Hate to be a buzz kill, but I really take issue with using clean tap water as a resource for no more than its specific heat and the fact that it happens to be cool. And then dumping that tap water on the ground? That water is not free; your public services dam it, filter it, treat it and pipe it to you, sans cryptosporidium you know.

    This is an unconscionable waste of resources. I'd be so impressed if you found a way to store the warm water to boil your pasta or at least wash your laundry.

  • Re:Minor nit (Score:3, Insightful)

    by Breakfast Pants ( 323698 ) on Monday June 13, 2005 @09:25PM (#12808775) Journal
    The amount of heat that this increased load will generate is exactly the amount that the ice will be capable of cooling off. Actually that 'exactly' is wrong, it is even more than the ice will be capable of cooling because of mechanical inefficiencies in the freezer itself.
  • Re:Minor nit (Score:5, Insightful)

    by LurkerXXX ( 667952 ) on Monday June 13, 2005 @11:06PM (#12809501)
    Yeah, that +5 must burn your ass. Tsk tsk.

    The work has been shown multiple times in the various threads, but since you seem to be slow to catch on...

    Starting state:

    1) Room: temperature x (warm)
    2) Water: temperature y (also ~room temp)

    Net heat: x + y

    Step 1:

    Water gets put in fridge. Heat is pumped from water to room.

    Result from Step 1:

    Call the change of heat in the water z.

    (Water gets colder. Room gets hotter. Even heat levels from that part.)

    Inefficiency in the fridge adds net heat to room.

    The inefficiency heat is i.

    Net heat = (x + z) + (y - z) + i = x + z + i

    Net Result: increased temperature from inefficiency.

    Step 2:

    Cold water from fridge is used to run through piping/fan to cool room. It's not done by swamp or other methods. The only thing going on is the warm air is blown past the tube of cool water, bringing the temperature of the room down, and the temperature of the water up. (The water doesn't go through any phase changes through the tubing or anything; it's simply equalizing the temperature)

    Result from Step 2:

    Heat n is transferred from the air to the water.

    Room is warm and so is the water once again around room temp (going out the window now).

    Heat m is added from the inefficiency of the fan.

    (x + z - n) + (y - z + n ) + i + m

    Net Result: (original heat)+ (excess heat)

    x + y + i + m

    We started with x + y. Now we have x + y + i + m.
    Seeing the problem yet?

    The water going through the tubing is *not* superheated. It's not warmer than the room air. At the very best it's the same temp as the room. That's if he gets complete transfer. No net heat is removed. It's added.

    Water y gets dumped out the window. What are you left with? x ++

    Please show your math for your strange theory that makes this perpetual motion machine work, and show how the water in the tube is well above room temperature in order to decrease the net temperature of the room.

    And thanks for playing.

  • by Technician ( 215283 ) on Tuesday June 14, 2005 @01:29AM (#12810219)
    As others have said, this setup has all sorts of problems, from a reliance upon a source of ice that may very well be dumping more heat into the local environment than it saves, to wasting water.

    Very good point. Just where is the fridge located that produces the ice? Where is it putting the heat. The fridge is not included in the price of the project. Why not just take the door off the fridge and mount the fridge in the wall to expell the heat elswhere?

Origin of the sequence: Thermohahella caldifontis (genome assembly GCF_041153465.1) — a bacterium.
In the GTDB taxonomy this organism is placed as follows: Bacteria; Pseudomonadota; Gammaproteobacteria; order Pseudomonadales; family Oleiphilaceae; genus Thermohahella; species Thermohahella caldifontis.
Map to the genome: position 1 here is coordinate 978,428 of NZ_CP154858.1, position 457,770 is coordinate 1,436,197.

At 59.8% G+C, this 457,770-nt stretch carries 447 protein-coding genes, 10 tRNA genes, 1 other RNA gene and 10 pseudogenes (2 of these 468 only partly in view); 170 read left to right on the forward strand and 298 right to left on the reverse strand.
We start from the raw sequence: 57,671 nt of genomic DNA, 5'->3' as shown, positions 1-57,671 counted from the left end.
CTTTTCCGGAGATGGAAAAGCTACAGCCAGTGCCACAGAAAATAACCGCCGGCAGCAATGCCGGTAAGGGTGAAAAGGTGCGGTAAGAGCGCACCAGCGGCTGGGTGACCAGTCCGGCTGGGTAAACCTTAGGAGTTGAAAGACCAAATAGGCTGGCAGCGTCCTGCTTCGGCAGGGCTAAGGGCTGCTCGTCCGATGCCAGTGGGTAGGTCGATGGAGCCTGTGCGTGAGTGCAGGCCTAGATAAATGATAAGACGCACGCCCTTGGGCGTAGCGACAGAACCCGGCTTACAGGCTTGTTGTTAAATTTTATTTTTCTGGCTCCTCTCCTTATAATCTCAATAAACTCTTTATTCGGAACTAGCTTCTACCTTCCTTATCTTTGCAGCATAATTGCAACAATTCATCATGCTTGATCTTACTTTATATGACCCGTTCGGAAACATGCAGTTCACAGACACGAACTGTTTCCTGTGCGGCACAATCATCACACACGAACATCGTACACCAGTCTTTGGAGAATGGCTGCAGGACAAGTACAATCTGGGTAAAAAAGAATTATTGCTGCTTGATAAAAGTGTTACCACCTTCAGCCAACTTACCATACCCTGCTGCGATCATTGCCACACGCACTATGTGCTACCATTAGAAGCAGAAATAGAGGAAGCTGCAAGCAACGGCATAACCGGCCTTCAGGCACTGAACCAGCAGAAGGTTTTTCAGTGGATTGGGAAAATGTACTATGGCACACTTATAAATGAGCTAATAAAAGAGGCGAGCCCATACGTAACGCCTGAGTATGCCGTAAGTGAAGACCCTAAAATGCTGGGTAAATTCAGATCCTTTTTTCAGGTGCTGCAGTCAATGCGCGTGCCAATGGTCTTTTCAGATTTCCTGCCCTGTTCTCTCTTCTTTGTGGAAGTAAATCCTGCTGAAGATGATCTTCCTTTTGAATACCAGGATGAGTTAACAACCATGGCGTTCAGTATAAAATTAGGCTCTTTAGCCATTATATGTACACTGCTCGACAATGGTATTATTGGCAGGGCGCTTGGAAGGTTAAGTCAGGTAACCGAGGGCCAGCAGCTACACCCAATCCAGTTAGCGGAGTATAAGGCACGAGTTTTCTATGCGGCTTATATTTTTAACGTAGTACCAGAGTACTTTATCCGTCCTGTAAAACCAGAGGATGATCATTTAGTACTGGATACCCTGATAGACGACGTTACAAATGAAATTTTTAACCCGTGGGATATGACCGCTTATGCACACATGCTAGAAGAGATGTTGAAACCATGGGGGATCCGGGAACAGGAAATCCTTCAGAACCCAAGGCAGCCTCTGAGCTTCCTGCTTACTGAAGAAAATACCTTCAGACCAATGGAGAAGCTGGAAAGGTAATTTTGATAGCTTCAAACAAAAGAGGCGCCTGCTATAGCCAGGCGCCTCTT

For those who don't know, fridges use a small compressor because they are cooling a small insulated enclosed space. They do not provide enough cooling to deal with the heat influx of a large room. It's BTU capacity is way undersized.

    His fridge would not produce enough ice to keep his cooler supplied. The ice is a overnight creation cold storage medium to provide a short coling burst. This is not a cooling solution.

    Air conditioning compressors displacement is designed to be effecient at expected cold side pressures and high (hot) side pressures. A fridge compressor is sized to work with lower suction pressures (larger displacement) for the creation of Ice in the freezer compartment. Running it with constantly elevated tempratures will overload the compressor causing ineffeciency.

    When buying a compressor, they are sized for high temp use (air conditioning) and low temprature (freezers) The diffrence is the displacement is sized to the expected low side pressure.

    High pressure moves more BTU/watt. Low pressure is for a large temprature differential.
  • by PingPongBoy ( 303994 ) on Tuesday June 14, 2005 @02:26AM (#12810401)
    With all respect to university resource limitations, you would think they would be most proud of having their students attracting world attention, especially for something laudable.

    Web pages for professors hardly get any news coverage, and these people are supposed to be at the top of the game. Surely research funding would leap to another quantum level if professors discussed on their websites how much impact or influence their research has, especially if those sites attracted page hits from large numbers of the public.

    The adage of publish or perish seems to become perish and perish (i.e., lose, lose) when it comes to a little slashdotting.
  • by Anonymous Coward on Tuesday June 14, 2005 @03:17AM (#12810536)
    I dont see any reason why this wouldn't work

    here in australia i have a few mates that have set up sprinklers on top of the shed, can easily drop the temp inside by a few degrees which makes all the difference on a 40deg day
  • by ebooher ( 187230 ) on Tuesday June 14, 2005 @07:09AM (#12811188) Homepage Journal

    Where he of course met Guinan and Data and was almost killed by time shifting aliens that were attempting to steal our souls. Wouldn't that be anyones worst season?

1 1 was a race-horse, 2 2 was 1 2. When 1 1 1 1 race, 2 2 1 1 2.